I would agree that the food pricing in some of the destination parks would be a better pricing level for parks like the Six Flags and Cedar Fair parks. The parks need an adequate profit margin on food to pay for those big attractions but they have to realize that outrageous pricing can hurt in the long run. Also, improve the quality. Many visitors only eat one meal in the park but if the prices were somewhat reasonable and the quality better, they would be much more likely eat a second meal instead of waiting until they leave the park. They would also be likely to visit the park more often as well. Then there's the case of HW. Including drinks with admission allowed them to raise the admission price almost to the level of Cedar Point and people ate more meals in the park because they didn't have to pay extra for the drinks. The result: higher per caps.
Why do the big chains continue to do what they do? Short term profit and in many cases, lack of competition. In most places your only choice if you want a lot of big coasters is a Cedar Fair or Six Flags park. As for the smaller CF parks like Michigan's Adventure and Worlds of Fun, there isn't much else around. As for the short term profit hangup, isn't that the way it is with many other corporations as well? Just as one example, look at what some airlines are doing with baggage fees.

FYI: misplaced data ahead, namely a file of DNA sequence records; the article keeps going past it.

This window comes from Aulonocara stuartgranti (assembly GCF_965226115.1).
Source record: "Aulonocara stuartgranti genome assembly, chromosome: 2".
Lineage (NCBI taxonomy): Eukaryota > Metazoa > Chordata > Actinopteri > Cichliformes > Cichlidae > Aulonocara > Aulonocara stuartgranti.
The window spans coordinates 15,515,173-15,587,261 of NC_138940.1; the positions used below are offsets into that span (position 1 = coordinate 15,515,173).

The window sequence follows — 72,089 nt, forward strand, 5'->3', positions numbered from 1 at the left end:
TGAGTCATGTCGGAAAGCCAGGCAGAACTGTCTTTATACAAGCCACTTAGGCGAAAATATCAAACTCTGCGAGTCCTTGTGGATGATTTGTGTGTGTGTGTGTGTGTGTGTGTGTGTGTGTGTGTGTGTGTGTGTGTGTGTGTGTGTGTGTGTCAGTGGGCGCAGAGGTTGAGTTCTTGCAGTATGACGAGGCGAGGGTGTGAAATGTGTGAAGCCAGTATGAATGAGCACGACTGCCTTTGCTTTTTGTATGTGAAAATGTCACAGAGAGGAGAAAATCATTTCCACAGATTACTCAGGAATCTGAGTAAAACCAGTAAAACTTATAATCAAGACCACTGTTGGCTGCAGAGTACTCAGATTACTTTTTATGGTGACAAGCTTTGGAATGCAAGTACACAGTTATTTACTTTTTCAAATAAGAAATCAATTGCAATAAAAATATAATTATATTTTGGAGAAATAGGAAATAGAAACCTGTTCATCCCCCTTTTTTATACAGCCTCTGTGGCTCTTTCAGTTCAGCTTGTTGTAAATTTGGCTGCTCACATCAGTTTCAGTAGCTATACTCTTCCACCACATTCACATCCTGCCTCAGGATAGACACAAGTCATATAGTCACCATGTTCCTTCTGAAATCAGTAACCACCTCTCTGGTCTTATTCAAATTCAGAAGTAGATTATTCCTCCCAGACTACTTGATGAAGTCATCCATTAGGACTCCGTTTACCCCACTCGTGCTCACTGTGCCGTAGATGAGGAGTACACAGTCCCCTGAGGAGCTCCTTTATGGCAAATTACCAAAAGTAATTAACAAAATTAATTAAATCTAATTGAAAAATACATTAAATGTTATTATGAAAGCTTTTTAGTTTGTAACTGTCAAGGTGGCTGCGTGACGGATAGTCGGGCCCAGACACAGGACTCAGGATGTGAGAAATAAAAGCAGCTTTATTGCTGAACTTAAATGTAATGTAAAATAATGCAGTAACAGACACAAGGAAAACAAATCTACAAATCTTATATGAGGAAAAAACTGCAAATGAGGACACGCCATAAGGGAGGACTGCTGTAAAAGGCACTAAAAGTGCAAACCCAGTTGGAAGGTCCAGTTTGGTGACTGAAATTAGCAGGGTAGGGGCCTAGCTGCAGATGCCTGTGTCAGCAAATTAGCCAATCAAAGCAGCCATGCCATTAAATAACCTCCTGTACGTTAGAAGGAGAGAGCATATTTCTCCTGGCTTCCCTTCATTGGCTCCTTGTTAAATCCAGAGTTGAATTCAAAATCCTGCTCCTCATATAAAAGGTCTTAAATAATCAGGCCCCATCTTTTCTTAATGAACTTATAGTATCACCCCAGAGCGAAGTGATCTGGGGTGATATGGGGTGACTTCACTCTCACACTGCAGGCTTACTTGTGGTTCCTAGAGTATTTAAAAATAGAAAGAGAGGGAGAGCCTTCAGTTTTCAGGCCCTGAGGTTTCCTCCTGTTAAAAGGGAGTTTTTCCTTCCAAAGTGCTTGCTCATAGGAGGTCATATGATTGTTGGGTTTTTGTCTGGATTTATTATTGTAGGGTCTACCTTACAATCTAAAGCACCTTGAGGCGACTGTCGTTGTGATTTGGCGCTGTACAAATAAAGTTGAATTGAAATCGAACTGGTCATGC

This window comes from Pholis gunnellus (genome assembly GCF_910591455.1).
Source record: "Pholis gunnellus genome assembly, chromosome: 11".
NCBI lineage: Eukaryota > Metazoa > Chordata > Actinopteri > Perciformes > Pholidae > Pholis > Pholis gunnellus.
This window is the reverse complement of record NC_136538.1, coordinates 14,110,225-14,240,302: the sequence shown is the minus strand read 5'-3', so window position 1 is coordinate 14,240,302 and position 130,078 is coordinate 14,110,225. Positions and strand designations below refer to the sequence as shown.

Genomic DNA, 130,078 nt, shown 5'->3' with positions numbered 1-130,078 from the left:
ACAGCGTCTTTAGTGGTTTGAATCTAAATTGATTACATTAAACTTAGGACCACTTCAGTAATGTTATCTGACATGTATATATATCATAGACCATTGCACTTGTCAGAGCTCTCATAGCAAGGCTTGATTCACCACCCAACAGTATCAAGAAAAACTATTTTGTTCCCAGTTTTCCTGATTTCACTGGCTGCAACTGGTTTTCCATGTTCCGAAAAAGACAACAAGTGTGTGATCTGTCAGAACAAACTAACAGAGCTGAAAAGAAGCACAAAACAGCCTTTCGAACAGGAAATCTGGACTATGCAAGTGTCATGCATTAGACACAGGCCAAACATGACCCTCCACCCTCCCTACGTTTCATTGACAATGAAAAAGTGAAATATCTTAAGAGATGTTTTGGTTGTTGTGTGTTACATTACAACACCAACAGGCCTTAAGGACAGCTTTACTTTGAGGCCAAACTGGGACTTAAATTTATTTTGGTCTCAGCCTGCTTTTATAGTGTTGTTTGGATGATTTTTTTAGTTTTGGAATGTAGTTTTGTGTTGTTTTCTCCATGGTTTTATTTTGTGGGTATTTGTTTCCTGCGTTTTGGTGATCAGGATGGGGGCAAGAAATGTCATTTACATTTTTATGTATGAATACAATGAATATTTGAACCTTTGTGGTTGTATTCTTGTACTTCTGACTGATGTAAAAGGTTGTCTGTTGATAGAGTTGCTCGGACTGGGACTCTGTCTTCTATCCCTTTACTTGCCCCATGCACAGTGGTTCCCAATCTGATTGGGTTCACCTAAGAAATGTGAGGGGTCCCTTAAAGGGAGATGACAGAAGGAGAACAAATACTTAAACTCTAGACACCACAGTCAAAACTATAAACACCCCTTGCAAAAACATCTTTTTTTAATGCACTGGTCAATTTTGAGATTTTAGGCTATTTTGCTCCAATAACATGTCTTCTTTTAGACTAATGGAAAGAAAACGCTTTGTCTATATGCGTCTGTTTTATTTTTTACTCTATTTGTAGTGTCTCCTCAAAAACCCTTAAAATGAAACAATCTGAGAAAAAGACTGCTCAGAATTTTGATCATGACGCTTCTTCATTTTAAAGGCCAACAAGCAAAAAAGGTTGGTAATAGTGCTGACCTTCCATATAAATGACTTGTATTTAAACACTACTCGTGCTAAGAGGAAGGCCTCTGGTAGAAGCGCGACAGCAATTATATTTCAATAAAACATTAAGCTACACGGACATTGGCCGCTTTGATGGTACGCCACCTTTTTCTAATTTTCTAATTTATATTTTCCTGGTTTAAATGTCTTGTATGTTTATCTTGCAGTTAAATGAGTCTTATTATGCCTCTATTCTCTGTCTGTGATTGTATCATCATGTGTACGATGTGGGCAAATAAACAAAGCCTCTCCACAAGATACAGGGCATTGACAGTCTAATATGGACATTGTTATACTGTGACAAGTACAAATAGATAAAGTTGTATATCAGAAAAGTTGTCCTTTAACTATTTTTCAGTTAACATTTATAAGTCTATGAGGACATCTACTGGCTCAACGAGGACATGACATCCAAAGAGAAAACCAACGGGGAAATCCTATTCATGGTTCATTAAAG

Some of you with fresher legs have no problem leaving the park for a local restaurant. The BK across the street from KD -- or even the Denny's which is closer at the Best Western -- may seem like a good way to save a few bucks, but most people don't think like that.
If someone pays $40 for 8 hours at a park, taking an hour off to trek out, grab a $4 value meal, and come back ate up an hour (or $5) of the time you paid to be in the park. The math is better for season passholders, but that is why most regional parks offer food discounts to passholders.
The BK, Mcdonald's, or Taco Bell won't take an hour for you to eat going away from the park. I'm the type of person that feels I want to get away, and come back later. The reason is because the crowds are very high during the middle of the day, and plus you have the weather with the sun beating down on you.